How do find the value of α in
sec(2α+6°)cos(5α+3°)=1
Use the sum formula for cosine
$\displaystyle \sec{(2a + 6^\circ)}\cos{(5a + 3^\circ)} = 1$
$\displaystyle \frac{\cos{(5a + 3^\circ)}}{\cos{(2a + 6^\circ)}} = 1$
$\displaystyle \frac{\cos{5a}\cos{3^\circ} - \sin{5a}\sin{3^\circ}}{\cos{2a}\cos{6^\circ} - \sin{2a}\sin{6^\circ}} = 1$.
Can you go from here?
Actually I've thought of an easier way...
You have
$\displaystyle \frac{\cos{(5a + 3^\circ)}}{\cos{(2a + 6^\circ)}} = 1$
$\displaystyle \cos{(5a + 3^\circ)} = \cos{(2a + 6^\circ)}$
$\displaystyle 5a + 3^\circ = 2a + 6^\circ$
$\displaystyle 3a = 3^\circ$
$\displaystyle a = 1^\circ$.
Dear somanyquestions,
$\displaystyle sec(2a+6)^{o}cos(5a+3)^{o}=1$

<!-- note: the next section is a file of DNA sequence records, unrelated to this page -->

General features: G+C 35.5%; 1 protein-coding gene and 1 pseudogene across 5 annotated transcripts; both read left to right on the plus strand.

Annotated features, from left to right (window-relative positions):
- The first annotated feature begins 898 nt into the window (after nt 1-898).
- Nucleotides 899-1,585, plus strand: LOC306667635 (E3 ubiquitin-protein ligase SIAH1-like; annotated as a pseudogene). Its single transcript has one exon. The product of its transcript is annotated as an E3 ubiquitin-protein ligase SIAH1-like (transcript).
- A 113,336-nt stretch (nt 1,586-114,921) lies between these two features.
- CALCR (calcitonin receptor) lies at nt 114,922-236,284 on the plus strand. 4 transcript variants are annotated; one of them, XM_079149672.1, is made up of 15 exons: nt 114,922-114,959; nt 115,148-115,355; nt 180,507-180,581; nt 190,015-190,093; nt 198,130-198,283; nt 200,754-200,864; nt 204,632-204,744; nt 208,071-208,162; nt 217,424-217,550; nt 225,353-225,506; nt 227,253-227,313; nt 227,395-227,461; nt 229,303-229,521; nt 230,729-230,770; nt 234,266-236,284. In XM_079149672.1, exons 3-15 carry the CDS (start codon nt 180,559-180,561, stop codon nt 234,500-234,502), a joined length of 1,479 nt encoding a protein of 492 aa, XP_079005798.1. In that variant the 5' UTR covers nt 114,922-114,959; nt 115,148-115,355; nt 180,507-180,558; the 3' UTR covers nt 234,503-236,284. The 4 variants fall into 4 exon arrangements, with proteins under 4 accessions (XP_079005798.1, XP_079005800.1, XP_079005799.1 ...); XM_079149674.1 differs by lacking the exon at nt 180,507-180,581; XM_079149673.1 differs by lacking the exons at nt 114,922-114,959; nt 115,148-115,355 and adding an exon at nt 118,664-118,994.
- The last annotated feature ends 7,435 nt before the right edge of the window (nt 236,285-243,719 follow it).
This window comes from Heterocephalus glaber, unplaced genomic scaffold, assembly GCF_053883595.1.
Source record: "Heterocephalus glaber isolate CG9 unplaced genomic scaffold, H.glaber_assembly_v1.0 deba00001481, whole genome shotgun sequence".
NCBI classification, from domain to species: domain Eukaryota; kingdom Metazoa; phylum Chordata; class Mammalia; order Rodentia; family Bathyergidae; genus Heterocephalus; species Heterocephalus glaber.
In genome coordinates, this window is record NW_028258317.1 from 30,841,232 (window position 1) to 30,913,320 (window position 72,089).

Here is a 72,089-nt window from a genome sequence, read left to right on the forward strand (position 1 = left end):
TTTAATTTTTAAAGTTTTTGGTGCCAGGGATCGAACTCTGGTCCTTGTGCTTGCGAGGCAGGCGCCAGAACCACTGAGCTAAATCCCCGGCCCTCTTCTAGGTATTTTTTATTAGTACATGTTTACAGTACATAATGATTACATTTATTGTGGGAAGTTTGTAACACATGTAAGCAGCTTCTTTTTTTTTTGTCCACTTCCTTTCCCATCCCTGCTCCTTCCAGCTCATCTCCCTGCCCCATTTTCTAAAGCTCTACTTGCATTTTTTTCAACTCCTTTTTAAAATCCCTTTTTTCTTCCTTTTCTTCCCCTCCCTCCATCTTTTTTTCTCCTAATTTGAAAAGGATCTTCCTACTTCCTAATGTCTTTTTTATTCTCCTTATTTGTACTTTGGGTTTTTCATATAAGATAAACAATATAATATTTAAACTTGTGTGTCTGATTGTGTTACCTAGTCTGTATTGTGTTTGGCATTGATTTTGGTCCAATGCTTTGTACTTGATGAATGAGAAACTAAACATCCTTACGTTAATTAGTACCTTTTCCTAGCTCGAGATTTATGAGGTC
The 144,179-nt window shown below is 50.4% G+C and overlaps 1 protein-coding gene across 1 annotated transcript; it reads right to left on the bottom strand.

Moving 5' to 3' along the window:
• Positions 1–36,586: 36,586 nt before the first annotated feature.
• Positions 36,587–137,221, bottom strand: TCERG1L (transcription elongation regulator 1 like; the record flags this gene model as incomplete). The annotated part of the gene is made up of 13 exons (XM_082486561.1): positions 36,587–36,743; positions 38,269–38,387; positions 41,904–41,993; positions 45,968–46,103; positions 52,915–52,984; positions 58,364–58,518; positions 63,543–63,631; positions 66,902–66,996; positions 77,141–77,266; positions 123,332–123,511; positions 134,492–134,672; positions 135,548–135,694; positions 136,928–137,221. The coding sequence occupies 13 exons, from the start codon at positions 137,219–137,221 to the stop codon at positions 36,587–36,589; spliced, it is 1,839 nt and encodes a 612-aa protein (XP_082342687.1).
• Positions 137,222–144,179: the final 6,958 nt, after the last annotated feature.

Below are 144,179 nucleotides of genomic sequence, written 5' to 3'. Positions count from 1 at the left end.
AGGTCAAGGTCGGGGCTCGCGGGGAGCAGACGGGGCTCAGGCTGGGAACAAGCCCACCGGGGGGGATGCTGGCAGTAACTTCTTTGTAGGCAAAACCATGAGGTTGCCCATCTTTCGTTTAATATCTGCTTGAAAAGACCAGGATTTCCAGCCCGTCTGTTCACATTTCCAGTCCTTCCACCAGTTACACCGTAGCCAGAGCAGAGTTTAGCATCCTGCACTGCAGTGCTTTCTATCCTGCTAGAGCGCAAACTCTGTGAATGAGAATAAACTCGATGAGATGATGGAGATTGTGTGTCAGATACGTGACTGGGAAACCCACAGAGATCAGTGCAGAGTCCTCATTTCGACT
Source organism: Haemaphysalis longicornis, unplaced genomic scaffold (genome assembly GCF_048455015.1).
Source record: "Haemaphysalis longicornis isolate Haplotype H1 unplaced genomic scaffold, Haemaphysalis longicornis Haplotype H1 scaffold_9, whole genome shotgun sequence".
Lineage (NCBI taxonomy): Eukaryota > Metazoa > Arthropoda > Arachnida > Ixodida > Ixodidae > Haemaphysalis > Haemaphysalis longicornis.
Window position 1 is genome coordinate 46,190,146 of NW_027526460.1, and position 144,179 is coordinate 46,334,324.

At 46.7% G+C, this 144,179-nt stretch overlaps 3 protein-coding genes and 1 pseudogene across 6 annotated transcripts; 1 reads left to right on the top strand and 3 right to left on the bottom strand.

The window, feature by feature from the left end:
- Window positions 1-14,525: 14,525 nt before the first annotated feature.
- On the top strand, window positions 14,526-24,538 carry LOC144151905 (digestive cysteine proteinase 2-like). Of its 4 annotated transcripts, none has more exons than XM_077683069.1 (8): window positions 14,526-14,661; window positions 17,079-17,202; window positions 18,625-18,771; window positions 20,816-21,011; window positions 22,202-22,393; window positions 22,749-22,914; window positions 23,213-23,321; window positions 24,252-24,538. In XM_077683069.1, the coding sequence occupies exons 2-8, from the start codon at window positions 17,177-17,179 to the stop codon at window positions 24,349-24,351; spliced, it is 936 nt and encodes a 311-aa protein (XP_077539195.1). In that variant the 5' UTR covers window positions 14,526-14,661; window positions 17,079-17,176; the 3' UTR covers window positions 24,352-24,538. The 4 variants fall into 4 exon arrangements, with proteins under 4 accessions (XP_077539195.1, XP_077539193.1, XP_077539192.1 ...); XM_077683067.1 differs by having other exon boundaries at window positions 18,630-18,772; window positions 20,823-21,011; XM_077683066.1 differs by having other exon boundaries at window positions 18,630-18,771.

$\displaystyle \frac{\cos{(5a + 3)}^o}{\cos{(2a + 6)^o}} = 1$
$\displaystyle cos(5a+3) = cos(2a+6)$
$\displaystyle \frac{\pi(5a+3)}{180}=2n{\pi}{\pm}\frac{{\pi}(2a+6 )}{180}$ ; $\displaystyle n\in{Z}$
By simplification you would get, $\displaystyle a = \frac{(360n-9)}{7}$ or $\displaystyle a = 120n+1$
Dear Prove It,
Your answer is a particular solution. For example $\displaystyle a = 121^o$ also satisfies the given trignometric equation.
Hope this helps.